Traditionally-made arts and crafts are an important glimpse into our history and help preserve the rich Aboriginal cultures of the Northwest Territories (NWT). This heritage is evident in the artwork, shared by the artist for all to enjoy.
Today, art handmade from traditionally prepared materials is becoming increasingly hard to find, which is reflected in its price point in the marketplace.
Traditionally tanned hide is a unique material that has been used for survival by Aboriginal groups of Northern Canada for centuries. They are strong, durable, lightweight and warm – the perfect material to make clothing, bedding and footwear to sustain life in the Arctic.
Preparing the Hide
The most commonly tanned hides are moose and caribou. Fall caribou hides are ideal because the hide is thick and the hair is not too long. Spring and summer moose hides are better for tanning than a winter hide, which is very thick and hard to soften.
A fresh hide is the best for tanning. If a hide must be stored for any length of time before tanning, it should be salted, rolled in sawdust and kept either in a cool place or frozen.
A hide is first soaked for three days to loosen the flesh and hair for easy removal. The wet hide is draped over a pole and using a knife, the flesh and hair are scraped off. The bulk of the flesh and hair is removed while the hide is wet and easier to work with. Then holes are made along the outside edge and the hide is tied to a stretcher frame to dry for a few days. Animal brains are traditionally used as the source of emulsified oils, but you can also use eggs or a mixture of soap and oil. Brain tanning is ideal for the production of clothing, bags, beadwork and all kinds of traditional products.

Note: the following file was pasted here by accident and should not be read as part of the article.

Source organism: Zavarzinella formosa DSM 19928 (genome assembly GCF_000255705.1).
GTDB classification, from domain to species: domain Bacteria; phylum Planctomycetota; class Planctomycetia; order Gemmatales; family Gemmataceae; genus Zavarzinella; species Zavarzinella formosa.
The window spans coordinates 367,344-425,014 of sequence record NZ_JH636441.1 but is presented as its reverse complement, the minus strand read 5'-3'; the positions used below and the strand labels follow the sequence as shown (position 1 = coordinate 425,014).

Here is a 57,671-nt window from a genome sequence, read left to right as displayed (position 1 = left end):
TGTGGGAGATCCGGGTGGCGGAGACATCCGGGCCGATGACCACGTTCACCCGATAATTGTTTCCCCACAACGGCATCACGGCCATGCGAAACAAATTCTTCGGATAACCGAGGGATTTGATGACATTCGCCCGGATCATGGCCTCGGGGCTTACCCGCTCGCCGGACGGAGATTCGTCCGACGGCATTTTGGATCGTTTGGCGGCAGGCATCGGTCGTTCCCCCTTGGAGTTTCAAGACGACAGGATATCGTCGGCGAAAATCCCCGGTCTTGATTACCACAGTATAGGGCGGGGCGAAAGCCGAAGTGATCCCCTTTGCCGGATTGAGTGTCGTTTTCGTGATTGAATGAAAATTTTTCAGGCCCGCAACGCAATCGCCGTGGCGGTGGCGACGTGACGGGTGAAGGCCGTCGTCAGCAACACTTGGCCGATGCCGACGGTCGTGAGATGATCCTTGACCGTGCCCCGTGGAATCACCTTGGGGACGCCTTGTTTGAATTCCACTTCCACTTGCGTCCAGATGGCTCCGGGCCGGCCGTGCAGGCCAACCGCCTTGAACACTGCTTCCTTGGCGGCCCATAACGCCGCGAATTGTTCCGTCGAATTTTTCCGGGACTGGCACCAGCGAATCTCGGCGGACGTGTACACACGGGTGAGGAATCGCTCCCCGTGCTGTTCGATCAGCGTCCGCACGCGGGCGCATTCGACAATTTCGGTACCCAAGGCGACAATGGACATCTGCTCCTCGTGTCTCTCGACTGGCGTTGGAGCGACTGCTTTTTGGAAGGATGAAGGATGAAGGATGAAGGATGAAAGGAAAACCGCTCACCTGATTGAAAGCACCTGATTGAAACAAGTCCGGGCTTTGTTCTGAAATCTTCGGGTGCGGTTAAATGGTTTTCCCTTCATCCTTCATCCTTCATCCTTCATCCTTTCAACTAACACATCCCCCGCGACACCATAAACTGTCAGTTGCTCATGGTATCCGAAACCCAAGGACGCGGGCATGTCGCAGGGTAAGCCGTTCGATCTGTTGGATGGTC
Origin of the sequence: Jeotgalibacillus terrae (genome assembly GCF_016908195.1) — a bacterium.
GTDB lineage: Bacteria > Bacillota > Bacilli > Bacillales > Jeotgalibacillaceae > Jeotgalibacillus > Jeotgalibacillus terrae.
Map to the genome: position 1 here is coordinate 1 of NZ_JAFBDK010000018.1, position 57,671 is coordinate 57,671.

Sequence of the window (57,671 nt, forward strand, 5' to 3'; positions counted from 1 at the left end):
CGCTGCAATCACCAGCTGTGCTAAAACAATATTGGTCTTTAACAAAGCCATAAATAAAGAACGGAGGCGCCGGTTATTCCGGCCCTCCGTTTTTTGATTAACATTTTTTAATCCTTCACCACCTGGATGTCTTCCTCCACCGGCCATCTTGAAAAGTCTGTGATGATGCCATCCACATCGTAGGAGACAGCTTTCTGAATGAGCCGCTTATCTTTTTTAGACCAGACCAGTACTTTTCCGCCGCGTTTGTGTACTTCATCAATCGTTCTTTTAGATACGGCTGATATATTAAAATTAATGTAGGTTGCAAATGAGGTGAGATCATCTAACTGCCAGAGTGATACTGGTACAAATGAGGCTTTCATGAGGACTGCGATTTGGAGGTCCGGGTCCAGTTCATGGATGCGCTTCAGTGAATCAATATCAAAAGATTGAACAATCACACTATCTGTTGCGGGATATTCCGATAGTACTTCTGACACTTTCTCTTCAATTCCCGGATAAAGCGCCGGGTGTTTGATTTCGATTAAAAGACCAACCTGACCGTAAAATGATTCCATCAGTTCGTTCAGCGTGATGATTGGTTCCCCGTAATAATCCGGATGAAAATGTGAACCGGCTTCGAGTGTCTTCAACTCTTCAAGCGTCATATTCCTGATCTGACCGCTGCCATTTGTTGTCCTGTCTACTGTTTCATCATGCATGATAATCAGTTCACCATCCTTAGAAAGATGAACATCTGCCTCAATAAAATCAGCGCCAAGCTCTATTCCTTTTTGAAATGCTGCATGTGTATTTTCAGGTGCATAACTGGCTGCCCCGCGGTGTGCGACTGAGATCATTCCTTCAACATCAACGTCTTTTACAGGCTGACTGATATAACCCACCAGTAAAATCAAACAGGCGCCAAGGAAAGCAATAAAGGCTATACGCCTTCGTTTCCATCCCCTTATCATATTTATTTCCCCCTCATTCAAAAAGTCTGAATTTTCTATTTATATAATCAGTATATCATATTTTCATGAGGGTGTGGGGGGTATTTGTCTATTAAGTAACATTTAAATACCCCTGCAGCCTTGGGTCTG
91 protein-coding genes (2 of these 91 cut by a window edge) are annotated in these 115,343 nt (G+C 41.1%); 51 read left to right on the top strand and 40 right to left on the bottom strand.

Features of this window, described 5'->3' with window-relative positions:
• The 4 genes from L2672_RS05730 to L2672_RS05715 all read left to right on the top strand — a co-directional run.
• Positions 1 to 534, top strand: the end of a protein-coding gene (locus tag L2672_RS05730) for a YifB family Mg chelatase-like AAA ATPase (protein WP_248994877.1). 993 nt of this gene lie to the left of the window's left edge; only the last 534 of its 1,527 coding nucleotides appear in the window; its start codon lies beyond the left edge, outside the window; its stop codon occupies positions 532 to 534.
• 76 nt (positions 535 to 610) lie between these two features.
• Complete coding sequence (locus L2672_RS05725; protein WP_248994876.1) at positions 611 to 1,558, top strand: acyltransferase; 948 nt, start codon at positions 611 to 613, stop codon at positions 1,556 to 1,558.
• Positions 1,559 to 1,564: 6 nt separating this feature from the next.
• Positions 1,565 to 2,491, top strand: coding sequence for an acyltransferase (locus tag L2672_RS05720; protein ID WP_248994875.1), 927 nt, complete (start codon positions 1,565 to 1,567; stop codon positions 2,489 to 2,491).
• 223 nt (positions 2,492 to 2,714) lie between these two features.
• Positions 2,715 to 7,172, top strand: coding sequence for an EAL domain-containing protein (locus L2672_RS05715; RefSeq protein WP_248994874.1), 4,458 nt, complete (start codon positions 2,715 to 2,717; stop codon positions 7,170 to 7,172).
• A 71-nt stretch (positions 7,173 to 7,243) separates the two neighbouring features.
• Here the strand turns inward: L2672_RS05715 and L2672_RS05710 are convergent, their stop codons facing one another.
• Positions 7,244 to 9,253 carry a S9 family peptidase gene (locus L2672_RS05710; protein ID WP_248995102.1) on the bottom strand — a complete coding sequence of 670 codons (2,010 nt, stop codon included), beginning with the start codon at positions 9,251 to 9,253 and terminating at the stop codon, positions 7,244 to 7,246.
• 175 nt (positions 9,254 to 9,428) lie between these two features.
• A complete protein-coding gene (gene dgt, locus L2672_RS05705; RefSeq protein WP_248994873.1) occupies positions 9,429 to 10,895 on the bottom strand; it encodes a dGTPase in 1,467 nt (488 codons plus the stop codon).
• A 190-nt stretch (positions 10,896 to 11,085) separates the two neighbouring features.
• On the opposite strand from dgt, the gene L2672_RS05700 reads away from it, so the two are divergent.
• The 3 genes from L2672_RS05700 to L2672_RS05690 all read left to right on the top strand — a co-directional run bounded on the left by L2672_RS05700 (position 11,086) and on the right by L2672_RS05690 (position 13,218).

Once dry the softening process can begin. Using both hands, a fleshing tool is scraped across the flesh side of the hide in hard downward strokes. It usually takes two days to fully clean the flesh off a hide. The hide is then turned over and a smooth flat board is used to scrape the hair side, to remove any remaining hair and the hair follicles. The scraping and stretching continues until the hide is an even thickness of approximately two millimeters. The more the hide is scraped and worked, the softer it becomes.
The hide is removed from the frame and rinsed until it is clean. It is wrung out and opened to remove all the folds and wrinkles. This process is much easier with two people since a wet hide can weigh over 45 kilograms. The hide is hung over the frame to dry.
A process of smoking, soaking and stretching the hide follows as a final step in preparing the hide. Poles are gathered and put together like a tipi with the hide draped over. A fire is made inside the tipi using rotten spruce wood. Once smoked on one side, the hide is turned over and the other side is smoked. Each side takes about half a day to smoke. The hide is then soaked in a sudsy solution. The hide is then wrung out and stretched and scraped as it dries. These steps are repeated until the hide becomes very soft. As it softens, the hide becomes fuzzy.
Most traditional hides in the NWT are then smoke-tanned. To do this, the sides of the hide are sewn together and an old canvas cloth is sewn around the bottom to keep the skin from touching the ground. String is threaded through the holes along the top to hold the hide up over the coals. The hide hangs down to the ground producing an airtight structure around the smoking fire. Very hot coals are used to produce only smoke and no flame. Smoke from old rotten wood, mixed with dry cones, tans the skin a reddish colour. Using only old rotten wood tans the skin yellow.
The hide usually takes about four to five hours to achieve the desired colour. When the hide is smoked enough, it is taken down. Without opening it up, the hide is rolled and left overnight for more smoke to be absorbed. In the morning, the hide is unstitched and hung outdoors to release the smoke.
The hide is now ready to be made into clothing, decorated with brightly coloured beads, or trimmed with beautiful fur from the NWT.